Tasmanian Coasters in the 1850's
Here is an anecdote about some of the Tasmanian Coastal Ships around the time of the 1850's. The barque Harriet Nathan was commanded by Captain Lindsay in 1852. The Harriet Nathan was a three-masted barque of 126 tons, built as a whaling ship in 1844 by William Williamson of Hobart. She was 81 feet long and had only one deck and a square stern. She was bound for Melbourne with general cargo. Crew were given a wage of ten pounds per month. In these colonial traders, crew received good food, good treatment because of the desertions to the goldfields by sailors. The Harriet Nathan nearly drifted onto the St George Rocks(north of Eddystone Point on Tasmania's north-east coast) in a calm and was narrowly saved by a light breeze.
The Alert was a two-masted schooner of 91 tons, She was built on the Bellinger River in New South Wales by George Brown in 1846. The Alert left Launceston(on the River Tamar) on 24th March 1853 to get a cargo of palings from the Leven River. The mate's name was Mitchell and him and the cook and doctor were alcoholics. The bar at the mouth of the Leven River had only ten feet of water on it at high tide. The Alert grounded coming back out and despite trying to warp off the sandbar they were stuck there for nine days. The crew amused themselves with fishing and swimming until one hand nearly lost his life to a shark. In August 1854 the Alert was reported lost.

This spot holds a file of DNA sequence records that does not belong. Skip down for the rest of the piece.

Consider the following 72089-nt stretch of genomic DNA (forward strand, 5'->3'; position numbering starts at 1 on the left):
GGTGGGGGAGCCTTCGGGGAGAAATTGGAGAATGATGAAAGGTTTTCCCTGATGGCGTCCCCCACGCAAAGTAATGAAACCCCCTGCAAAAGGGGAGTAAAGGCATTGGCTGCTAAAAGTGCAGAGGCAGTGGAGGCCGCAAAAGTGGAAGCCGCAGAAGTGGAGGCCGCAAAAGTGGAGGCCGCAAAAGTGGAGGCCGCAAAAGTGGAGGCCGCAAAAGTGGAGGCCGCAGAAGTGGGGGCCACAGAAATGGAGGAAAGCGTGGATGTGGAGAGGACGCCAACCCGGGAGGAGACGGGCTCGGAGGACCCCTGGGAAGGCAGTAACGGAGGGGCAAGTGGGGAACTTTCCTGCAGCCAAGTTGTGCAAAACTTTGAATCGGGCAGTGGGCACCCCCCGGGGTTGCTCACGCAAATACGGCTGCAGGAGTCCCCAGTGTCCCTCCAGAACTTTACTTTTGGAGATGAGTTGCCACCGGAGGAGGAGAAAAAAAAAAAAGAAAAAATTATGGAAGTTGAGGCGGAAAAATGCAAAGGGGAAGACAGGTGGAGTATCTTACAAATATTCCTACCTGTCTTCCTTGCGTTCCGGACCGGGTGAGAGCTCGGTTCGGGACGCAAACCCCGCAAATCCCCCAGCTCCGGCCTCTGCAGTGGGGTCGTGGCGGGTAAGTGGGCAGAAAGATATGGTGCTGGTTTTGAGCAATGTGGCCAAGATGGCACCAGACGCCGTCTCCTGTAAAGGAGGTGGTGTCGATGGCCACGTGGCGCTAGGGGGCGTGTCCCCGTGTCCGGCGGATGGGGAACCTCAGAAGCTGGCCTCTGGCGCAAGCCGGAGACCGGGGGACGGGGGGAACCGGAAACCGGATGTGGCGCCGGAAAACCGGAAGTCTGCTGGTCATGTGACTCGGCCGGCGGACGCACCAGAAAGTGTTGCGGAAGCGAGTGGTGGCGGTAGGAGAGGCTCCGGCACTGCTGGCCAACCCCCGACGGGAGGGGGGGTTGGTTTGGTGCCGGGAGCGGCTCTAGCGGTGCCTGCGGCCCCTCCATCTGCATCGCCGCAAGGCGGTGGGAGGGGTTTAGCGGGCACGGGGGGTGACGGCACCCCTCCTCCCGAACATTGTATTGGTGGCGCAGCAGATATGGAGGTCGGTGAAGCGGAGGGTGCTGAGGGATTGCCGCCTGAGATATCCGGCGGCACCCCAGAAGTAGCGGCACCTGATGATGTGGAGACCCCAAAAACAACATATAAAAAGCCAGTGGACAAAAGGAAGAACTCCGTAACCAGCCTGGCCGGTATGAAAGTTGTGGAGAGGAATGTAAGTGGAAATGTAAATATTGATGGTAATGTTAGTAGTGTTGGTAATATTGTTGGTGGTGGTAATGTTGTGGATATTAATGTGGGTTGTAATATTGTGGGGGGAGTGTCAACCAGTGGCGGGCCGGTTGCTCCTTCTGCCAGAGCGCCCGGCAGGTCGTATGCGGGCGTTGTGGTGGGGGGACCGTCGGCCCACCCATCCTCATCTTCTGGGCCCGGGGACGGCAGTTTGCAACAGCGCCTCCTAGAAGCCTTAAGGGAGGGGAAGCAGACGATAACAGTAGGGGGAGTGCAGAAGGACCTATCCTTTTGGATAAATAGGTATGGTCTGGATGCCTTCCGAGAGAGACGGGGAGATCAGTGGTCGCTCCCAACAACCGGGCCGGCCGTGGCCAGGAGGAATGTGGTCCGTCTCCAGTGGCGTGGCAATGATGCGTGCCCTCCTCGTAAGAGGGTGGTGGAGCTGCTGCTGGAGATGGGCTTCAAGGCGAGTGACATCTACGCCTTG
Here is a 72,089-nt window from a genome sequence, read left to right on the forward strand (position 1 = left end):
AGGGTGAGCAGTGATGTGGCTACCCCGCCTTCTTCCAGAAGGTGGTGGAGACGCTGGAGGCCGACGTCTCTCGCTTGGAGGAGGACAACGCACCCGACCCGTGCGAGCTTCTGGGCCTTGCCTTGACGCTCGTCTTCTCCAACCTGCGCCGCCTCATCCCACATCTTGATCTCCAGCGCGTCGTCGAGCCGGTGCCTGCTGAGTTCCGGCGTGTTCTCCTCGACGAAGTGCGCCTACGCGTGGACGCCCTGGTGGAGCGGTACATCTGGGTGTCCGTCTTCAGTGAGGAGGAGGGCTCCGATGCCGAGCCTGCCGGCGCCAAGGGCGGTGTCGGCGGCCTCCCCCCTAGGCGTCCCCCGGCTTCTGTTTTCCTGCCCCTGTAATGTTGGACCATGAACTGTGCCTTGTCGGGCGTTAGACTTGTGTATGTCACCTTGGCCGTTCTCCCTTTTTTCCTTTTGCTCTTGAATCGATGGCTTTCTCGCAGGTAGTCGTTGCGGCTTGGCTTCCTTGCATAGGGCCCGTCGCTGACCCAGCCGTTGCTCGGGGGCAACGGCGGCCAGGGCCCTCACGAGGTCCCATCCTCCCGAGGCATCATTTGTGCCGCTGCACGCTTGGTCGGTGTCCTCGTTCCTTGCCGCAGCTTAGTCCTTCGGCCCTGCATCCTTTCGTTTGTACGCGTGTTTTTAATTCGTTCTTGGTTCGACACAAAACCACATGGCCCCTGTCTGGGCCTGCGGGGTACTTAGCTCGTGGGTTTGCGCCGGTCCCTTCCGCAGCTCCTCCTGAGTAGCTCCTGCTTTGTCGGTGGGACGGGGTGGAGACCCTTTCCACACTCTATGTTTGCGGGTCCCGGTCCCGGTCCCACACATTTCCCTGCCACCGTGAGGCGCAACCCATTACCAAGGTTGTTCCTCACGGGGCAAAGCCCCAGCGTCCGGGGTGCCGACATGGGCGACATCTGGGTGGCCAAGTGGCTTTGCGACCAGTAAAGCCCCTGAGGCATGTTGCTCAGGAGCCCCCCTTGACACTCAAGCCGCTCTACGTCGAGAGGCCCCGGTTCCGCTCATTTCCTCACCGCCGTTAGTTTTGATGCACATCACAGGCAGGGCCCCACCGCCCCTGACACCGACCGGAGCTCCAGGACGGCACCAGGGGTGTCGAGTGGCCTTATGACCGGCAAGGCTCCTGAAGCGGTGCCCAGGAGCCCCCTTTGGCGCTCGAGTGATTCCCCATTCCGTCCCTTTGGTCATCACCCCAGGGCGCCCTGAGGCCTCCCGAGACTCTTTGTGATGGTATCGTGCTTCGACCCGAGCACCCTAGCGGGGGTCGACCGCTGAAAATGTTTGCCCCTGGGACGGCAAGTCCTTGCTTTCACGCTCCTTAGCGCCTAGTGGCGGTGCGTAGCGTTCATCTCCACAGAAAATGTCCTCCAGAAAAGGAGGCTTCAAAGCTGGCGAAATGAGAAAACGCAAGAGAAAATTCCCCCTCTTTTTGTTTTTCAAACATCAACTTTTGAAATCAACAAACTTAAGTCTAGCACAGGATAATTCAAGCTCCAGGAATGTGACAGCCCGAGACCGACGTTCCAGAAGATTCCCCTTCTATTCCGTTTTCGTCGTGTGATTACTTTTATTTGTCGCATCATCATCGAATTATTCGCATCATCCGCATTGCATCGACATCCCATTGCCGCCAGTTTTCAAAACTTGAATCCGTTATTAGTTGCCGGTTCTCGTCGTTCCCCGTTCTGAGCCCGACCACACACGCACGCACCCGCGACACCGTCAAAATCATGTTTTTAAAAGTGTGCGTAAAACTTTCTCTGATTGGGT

The Sword Fish was a 168 ton wooden two-masted brigantine, built in Hobart by John Watson in 1850. She was captained by her owner, Captain John Clinch.
The Sword Fish was 86 feet long with one deck and a square stern. The Sword Fish left Hobart on 26 May 1853. William Lyon was the master. She arrived in Melbourne on June 7th with passengers and assorted cargo.
The crew on these Tasmanian coastal traders received good wages but were not the most pleasant of berths because there was frequent bad weather in Bass Strait and wrecks were common on this iron-bound coast. There was also not much chance of saving the crew in the eventuality of a shipwreck.
The 100-Gun Ship Victory (Anatomy of the Ship Series) -
Forever associated with Nelson's last battle at Trafalgar, Victory is one of the most famous ships of all time. An example of the ultimate sailing warship--the three-decker First Rate--Victory was the most popular and successful 100-gun ship of the period, the flagship of half a dozen famous admirals.
NAVAL CUTTER ALERT: New Edition (Anatomy of the Ship) -
The Alert was one of many armed cutters that were used to supplement the British fleet between 1763 and 1835. These small swift vessels were generally employed in minor roles such as conveying dispatches, routine patrol work and reconnaissance. Alert was constructed in Dover in 1777 and was captured by the French in July 1778 while acting as escort for Keppel's fleet off Ushant.
Baudin & Flinders
Sir Robert Seppings